Are Maryland recreational anglers about to lose a portion of their allotment of the total striped bass catch to commercial interests? It’s a distinct possibility – this is a hair-on-fire moment, people.
By now we’ve all heard that the ASMFC’s stock assessment indicated striped bass are overfished. And we all know that changes in the striper regs are coming for Chesapeake anglers. In fact, the vast majority of the recreational fishing community supports instituting whatever additional measures are necessary to protect the fishery, whether that means larger size limits, shorter seasons, slot limits, or some other regulatory measure.
The recreational angling community in Maryland is whole-heartedly on board with this, as it should be. What we most certainly should not allow, however, is for commercial and governmental entities to take advantage of this situation to shift a proportion of the striper allocated to Maryland away from recreational anglers and give it to commercial interests.
Wait a sec – what do the new (and as of yet undetermined) catch regulations have to do with how the total catch is allocated between recreational and commercial interests? Nothing. Absolutely nothing. But the powers that be have decided not to let a good crisis go to waste. In a smash-and-grab style maneuver they are coming for our fish.
Exhibit A is the mere existence of “Option 3” in the Draft Addendum to Amendment six.
- Option 1 is more or less irrelevant, as it makes no changes and thus obviously does not meet the necessary reduction in harvest levels. Clearly, nobody who’s in the least bit reasonable wants that.
- Option 2 calls for more or less equal reductions between recreational and commercial interests. Recreational anglers must remove at least 18-percent fewer fish from the water, though the different regulation options allow for up to a 21-percent reduction. Commercial fishermen must remove 18-percent fewer fish from the water.
- Option 3: commercial takes a 1.8-percent reduction while the recreational community takes a reduction between 20- and 29-percent depending on the regulation method chosen.
Does Option 3 seem a mite unfair? Damn straight.
Here’s the stated rationale for Option 3: “The commercial fishery is managed via a static quota system which keeps effort and removals relatively constant from year to year, while the recreational management program does not have a harvest limit. This has allowed recreational effort, and therefore, removals to increase with resource availability and other social and economic factors.”
Q: How would Option 3 address and solve this issue of changing recreational harvest levels?
A: It wouldn’t.
Q: Do the regulation changes brought about by Option 2 in fact act as a limit of recreational harvest?
A: Ummm… isn’t that the whole point?
Q: Do commercial interests see an opportunity to use these proposed changes to snatch a larger portion of the total fish being harvested?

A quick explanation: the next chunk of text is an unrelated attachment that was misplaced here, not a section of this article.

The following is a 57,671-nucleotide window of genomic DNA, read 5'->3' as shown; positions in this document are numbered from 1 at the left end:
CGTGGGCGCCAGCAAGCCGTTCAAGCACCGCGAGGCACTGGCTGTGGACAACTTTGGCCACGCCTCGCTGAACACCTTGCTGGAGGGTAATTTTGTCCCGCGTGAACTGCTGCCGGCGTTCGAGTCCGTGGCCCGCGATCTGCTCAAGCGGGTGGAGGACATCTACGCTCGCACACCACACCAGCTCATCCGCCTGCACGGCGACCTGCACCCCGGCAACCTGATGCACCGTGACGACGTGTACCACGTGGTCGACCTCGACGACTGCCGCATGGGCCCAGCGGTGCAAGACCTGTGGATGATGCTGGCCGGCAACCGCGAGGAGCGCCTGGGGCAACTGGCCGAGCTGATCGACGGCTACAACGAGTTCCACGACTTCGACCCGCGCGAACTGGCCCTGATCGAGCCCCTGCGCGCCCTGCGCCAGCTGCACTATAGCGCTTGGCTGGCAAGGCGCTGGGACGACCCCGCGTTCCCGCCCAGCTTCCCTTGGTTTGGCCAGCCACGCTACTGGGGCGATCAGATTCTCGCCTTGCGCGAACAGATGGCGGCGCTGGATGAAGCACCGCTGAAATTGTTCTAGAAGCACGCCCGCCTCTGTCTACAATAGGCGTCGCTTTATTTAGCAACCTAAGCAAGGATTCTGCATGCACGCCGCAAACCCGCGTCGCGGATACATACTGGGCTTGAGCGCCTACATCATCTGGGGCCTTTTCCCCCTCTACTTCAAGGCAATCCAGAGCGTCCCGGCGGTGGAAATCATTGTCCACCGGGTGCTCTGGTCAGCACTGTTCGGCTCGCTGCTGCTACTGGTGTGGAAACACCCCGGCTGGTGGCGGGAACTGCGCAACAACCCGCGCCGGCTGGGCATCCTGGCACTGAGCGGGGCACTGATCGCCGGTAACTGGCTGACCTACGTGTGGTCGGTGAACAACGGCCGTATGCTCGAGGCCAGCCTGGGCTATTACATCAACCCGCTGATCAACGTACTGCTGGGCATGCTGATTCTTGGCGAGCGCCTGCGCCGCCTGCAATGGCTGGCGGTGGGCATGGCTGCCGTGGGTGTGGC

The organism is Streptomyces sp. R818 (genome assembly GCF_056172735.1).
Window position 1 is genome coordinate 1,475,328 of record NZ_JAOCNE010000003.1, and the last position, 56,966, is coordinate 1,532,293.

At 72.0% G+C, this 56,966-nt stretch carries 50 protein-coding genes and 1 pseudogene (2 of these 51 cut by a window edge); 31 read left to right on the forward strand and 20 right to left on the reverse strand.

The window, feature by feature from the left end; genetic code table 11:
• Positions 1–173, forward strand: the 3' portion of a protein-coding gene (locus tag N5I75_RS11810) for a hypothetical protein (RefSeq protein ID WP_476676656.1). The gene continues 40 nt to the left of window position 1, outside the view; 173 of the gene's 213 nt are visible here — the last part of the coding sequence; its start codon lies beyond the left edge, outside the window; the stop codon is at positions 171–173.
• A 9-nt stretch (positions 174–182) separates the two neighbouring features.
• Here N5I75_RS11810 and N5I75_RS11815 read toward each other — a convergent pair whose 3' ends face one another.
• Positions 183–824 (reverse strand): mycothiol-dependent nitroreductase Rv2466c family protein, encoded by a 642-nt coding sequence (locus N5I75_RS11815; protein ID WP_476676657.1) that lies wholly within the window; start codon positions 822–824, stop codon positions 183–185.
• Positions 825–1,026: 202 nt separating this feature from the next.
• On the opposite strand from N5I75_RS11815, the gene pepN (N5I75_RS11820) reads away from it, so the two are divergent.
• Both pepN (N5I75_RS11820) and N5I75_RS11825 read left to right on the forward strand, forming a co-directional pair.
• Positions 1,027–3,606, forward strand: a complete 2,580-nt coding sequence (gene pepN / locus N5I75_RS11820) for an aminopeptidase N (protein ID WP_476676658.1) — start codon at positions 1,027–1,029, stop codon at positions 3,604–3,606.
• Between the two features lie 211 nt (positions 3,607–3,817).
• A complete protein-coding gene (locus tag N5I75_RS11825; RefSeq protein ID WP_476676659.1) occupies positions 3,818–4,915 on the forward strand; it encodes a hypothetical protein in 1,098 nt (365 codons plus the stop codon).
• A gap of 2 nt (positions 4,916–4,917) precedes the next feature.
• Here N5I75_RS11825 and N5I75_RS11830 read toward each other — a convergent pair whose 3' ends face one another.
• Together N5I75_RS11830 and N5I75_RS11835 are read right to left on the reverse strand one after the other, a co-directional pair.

A: Ding! Ding! Ding! We have a winner.
Never mind the fact that the “best available science” the ASMFC uses to calculate how many fish we’re killing when we release them (nine percent) is based on a study performed in a saltwater pond in Massachusetts that specifically states it should not be used to calculate coastwide mortality. (Yes, you read that right – here’s the link to Diodati and Richards, 1996. Read the final paragraph).
We all know dang well that there’s a serious problem with the state of the overall fishery, and we’re willing to take our lumps. But there’s no reason on Earth why the recs should take 20 to 29 punches, while the commercial sector takes 1.8.
Now, here’s what you can do about it: voice your opinion. Yeah, we know, usually the regulators seem to listen intently to the recreational community’s concerns, then do whatever they had intended in the first place. But significant public engagement does make a difference. If you live anywhere near Annapolis, you can make your voice heard at the public meeting at Calvary United Methodist Church, 301 Rowe Blvd, from 6 p.m. to 8 p.m. Wednesday September 25. Anglers living on the Eastern Shore get their public meeting on October 3, at 6:00 p.m., at the American Legion Post 91, 601 Radiance Drive, in Cambridge, MD
You can also send respectfully-written comments to [email protected] (coast-wise) and [email protected] (Maryland DNR in specific). We need the DNR, especially, to know what our citizens think because even if Option 2 passes a conservation equivalency plan could allow the DNR to place more burden on the recreational sector, without even considering the economic impacts. You’ll be told that recreational anglers are to blame for all of the dead floating fish being seen, but they also come from nets (so what's being done to address the wasted fish from commercial gear?) And ask yourself how many keeper-sized and larger floaters you saw this year – do you really think all those fish were caught and released by live-liners and chummers (who rarely release legal-sized fish), or are bigger problems involving water quality, food availability, and other issues related to why we see so many floaters? Did anyone gather these dead fish and do necropsy studies on them to see just how many had evidence of hook damage? And if not, why not? Is it simply easier to blame the recreational community and move on?
Make your voices heard. Here’s the link to the Draft Addendum, if you want to read the entire document.